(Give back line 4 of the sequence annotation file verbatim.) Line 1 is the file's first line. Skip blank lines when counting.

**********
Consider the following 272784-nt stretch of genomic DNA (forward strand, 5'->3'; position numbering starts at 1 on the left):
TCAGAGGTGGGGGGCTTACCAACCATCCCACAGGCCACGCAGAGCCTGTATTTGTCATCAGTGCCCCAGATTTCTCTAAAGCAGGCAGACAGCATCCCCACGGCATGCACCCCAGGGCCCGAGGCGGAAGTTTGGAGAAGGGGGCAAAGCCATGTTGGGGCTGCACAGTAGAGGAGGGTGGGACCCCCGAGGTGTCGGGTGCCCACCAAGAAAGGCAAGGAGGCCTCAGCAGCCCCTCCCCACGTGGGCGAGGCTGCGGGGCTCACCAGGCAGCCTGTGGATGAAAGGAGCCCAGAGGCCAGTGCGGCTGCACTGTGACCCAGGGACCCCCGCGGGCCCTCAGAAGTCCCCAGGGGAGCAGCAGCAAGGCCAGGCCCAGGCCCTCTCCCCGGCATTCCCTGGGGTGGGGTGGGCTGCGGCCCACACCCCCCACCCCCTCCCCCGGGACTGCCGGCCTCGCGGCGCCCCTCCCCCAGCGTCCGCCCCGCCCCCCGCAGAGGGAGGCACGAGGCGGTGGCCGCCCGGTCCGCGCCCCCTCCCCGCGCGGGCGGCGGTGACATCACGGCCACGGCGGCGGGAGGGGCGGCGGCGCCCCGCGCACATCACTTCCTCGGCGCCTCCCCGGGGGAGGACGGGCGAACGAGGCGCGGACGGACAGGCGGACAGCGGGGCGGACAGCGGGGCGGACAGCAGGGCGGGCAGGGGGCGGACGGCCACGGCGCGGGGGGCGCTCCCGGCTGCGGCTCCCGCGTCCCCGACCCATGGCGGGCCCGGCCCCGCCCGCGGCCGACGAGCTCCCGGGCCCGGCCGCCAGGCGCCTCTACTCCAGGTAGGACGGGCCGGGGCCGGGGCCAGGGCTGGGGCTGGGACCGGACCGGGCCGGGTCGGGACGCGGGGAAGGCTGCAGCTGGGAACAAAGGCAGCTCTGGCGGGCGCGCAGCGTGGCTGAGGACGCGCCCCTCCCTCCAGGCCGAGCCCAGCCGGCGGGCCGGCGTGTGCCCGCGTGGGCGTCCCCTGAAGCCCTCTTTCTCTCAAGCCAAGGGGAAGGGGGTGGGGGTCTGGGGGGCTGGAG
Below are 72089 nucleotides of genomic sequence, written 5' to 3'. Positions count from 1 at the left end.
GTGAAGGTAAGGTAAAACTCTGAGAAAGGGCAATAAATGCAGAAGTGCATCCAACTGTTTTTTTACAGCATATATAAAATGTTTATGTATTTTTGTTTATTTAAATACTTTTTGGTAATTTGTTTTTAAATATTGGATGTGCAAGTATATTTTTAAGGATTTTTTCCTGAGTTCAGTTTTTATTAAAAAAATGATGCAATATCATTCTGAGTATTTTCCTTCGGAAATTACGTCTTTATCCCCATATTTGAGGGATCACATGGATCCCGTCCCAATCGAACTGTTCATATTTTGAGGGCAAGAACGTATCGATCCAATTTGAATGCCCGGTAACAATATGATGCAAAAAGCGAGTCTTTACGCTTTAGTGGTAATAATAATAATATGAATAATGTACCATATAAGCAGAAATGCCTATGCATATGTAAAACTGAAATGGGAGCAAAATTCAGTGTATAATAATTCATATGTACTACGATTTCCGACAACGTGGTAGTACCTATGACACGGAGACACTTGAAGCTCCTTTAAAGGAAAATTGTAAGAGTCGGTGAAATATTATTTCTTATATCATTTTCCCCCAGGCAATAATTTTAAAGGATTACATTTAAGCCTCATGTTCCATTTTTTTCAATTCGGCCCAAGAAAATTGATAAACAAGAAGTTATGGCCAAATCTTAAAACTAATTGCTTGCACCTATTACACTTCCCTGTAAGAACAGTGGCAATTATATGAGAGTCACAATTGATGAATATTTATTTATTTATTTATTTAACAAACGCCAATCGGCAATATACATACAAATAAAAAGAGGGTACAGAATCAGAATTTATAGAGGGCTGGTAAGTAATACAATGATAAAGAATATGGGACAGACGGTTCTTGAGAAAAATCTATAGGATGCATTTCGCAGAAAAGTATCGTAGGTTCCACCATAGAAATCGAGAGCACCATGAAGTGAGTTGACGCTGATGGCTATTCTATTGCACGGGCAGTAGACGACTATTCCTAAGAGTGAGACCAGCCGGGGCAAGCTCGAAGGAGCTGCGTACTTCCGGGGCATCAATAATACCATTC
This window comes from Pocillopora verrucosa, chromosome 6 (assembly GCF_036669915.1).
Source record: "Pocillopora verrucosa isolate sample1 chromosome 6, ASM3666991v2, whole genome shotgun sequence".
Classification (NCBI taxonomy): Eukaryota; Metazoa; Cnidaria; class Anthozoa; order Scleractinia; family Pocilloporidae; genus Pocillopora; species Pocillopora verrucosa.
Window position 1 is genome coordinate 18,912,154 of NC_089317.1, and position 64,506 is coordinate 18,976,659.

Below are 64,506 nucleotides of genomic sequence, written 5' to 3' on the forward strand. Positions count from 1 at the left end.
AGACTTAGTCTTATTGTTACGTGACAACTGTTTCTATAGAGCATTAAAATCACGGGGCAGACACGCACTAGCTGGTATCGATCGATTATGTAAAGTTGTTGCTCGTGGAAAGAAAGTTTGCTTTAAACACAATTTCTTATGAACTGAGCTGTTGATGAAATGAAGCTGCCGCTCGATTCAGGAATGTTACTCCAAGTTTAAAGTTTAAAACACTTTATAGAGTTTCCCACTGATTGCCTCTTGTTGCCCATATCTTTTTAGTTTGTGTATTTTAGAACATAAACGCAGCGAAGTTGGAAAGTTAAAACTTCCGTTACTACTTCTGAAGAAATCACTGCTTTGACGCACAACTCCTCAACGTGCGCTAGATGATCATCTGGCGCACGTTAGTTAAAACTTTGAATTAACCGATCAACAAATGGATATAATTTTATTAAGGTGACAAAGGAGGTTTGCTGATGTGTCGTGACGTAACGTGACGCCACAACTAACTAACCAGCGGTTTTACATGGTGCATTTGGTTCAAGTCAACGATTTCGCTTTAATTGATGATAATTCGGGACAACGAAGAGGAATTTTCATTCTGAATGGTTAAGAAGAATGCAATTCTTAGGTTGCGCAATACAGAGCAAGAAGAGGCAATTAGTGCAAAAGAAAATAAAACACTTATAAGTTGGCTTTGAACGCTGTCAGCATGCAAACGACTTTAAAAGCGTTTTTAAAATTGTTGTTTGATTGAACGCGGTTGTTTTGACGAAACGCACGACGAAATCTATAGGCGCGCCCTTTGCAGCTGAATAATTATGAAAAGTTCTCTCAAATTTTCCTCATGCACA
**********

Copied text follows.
GTGAAGGTAAGGTAAAACTCTGAGAAAGGGCAATAAATGCAGAAGTGCATCCAACTGTTTTTTTACAGCATATATAAAATGTTTATGTATTTTTGTTTATTTAAATACTTTTTGGTAATTTGTTTTTAAATATTGGATGTGCAAGTATATTTTTAAGGATTTTTTCCTGAGTTCAGTTTTTATTAAAAAAATGATGCAATATCATTCTGAGTATTTTCCTTCGGAAATTACGTCTTTATCCCCATATTTGAGGGATCACATGGATCCCGTCCCAATCGAACTGTTCATATTTTGAGGGCAAGAACGTATCGATCCAATTTGAATGCCCGGTAACAATATGATGCAAAAAGCGAGTCTTTACGCTTTAGTGGTAATAATAATAATATGAATAATGTACCATATAAGCAGAAATGCCTATGCATATGTAAAACTGAAATGGGAGCAAAATTCAGTGTATAATAATTCATATGTACTACGATTTCCGACAACGTGGTAGTACCTATGACACGGAGACACTTGAAGCTCCTTTAAAGGAAAATTGTAAGAGTCGGTGAAATATTATTTCTTATATCATTTTCCCCCAGGCAATAATTTTAAAGGATTACATTTAAGCCTCATGTTCCATTTTTTTCAATTCGGCCCAAGAAAATTGATAAACAAGAAGTTATGGCCAAATCTTAAAACTAATTGCTTGCACCTATTACACTTCCCTGTAAGAACAGTGGCAATTATATGAGAGTCACAATTGATGAATATTTATTTATTTATTTATTTAACAAACGCCAATCGGCAATATACATACAAATAAAAAGAGGGTACAGAATCAGAATTTATAGAGGGCTGGTAAGTAATACAATGATAAAGAATATGGGACAGACGGTTCTTGAGAAAAATCTATAGGATGCATTTCGCAGAAAAGTATCGTAGGTTCCACCATAGAAATCGAGAGCACCATGAAGTGAGTTGACGCTGATGGCTATTCTATTGCACGGGCAGTAGACGACTATTCCTAAGAGTGAGACCAGCCGGGGCAAGCTCGAAGGAGCTGCGTACTTCCGGGGCATCAATAATACCATTC